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Arcadia | Study Guide

Tom Stoppard

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Arcadia | 10 Things You Didn't Know

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Tom Stoppard's play Arcadia, first performed in 1993, is considered one of the best modern plays by many critics. Set in an English country house in two time periods, the modern day and the early 1800s, it addresses questions of science, literature, mathematics, and philosophy to explore how people in both the past and present interpret and misinterpret history. Its witty, ironic dialogue is juxtaposed with the dark concept of the inevitability of failure and extinction.

Since its first performance in London, the play has evoked in viewers delight, confusion, sorrow, and awe. As critic Johann Hari of the Independent noted in 2009, over the years Arcadia "has only grown in power and relevance."

1. Arcadia refers to death.

Arcadia is a real area in Greece, once populated by shepherds and farmers. The word Arcadia came to mean a utopian existence, and the Roman poet Virgil used it in one of his writings, stating, "Et in Arcadia Ego," which means, "I too am in Arcadia," or, in some interpretations, "Death too is in Arcadia." Nicolas Poussin, a French artist (1594–1665), painted a landscape with the same title showing shepherds around a tomb. Stoppard's play too deals with death, from that of humans to that of the universe. The full title of the play, in fact, was intended to be Et in Arcadia Ego, but it was considered too long.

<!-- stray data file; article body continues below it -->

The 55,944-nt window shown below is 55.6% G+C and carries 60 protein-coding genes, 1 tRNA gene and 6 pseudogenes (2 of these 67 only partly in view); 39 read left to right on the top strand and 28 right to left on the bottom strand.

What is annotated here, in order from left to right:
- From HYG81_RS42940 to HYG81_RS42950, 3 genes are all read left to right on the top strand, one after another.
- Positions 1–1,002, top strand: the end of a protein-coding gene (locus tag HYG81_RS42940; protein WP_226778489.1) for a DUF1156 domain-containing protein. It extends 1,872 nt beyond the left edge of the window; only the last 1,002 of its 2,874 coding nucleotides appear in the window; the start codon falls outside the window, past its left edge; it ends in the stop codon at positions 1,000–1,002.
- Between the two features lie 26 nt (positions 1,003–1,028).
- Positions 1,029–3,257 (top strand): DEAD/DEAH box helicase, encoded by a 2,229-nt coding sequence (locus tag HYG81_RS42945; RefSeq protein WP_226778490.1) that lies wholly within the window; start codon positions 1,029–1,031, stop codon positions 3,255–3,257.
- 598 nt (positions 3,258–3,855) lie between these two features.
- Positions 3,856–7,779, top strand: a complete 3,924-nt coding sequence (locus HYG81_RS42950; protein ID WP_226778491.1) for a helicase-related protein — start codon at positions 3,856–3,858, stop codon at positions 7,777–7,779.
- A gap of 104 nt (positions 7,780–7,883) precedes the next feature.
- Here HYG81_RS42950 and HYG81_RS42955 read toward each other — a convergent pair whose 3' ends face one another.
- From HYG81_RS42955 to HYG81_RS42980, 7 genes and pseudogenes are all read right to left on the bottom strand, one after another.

2. Arcadia was inspired by books on math, landscape gardening, and Lord Byron.

Before Stoppard wrote Arcadia, he read a biography of the poet Lord Byron and works about mathematics, landscape gardening, and physics. This unlikely grouping of information and concepts is evident throughout the play, which weaves ideas about chaos theory, romanticism, quantum physics, classical aesthetics, and the life of Lord Byron together seamlessly.

3. Arcadia was in the the running for the title of "best science book ever written."

In 2006 the Royal Institution, a charity created to connect people with science, held an event in London to choose the best science book ever written. Among the works on the shortlist were Tom Stoppard's Arcadia; Konrad Lorenz's King Solomon's Ring, which one judge described as "the most charming [book] ever written by a Nazi"; and Primo Levi's memoir of Auschwitz as seen through chemistry, The Periodic Table, which won the prize.

4. Stoppard based the character of Thomasina Coverly on the real computing genius Ada Lovelace.

Young genius Thomasina Coverly's voice is the first heard as Arcadia opens, and as part of her algebra lesson, she and her tutor are discussing Fermat's Last Theorem, which states that a certain equation has no solution. Thomasina is based on the 19th-century mathematician Ada Lovelace, daughter of the poet Lord Byron. Born in 1815, she is known as the first computer programmer. Lovelace wrote an explanation of how an invention created to do mathematical calculations could use codes and repeat a series of instructions, both of which are integral aspects of computing today. She died in 1852.

5. In 2009 Tom Stoppard's son acted in Arcadia.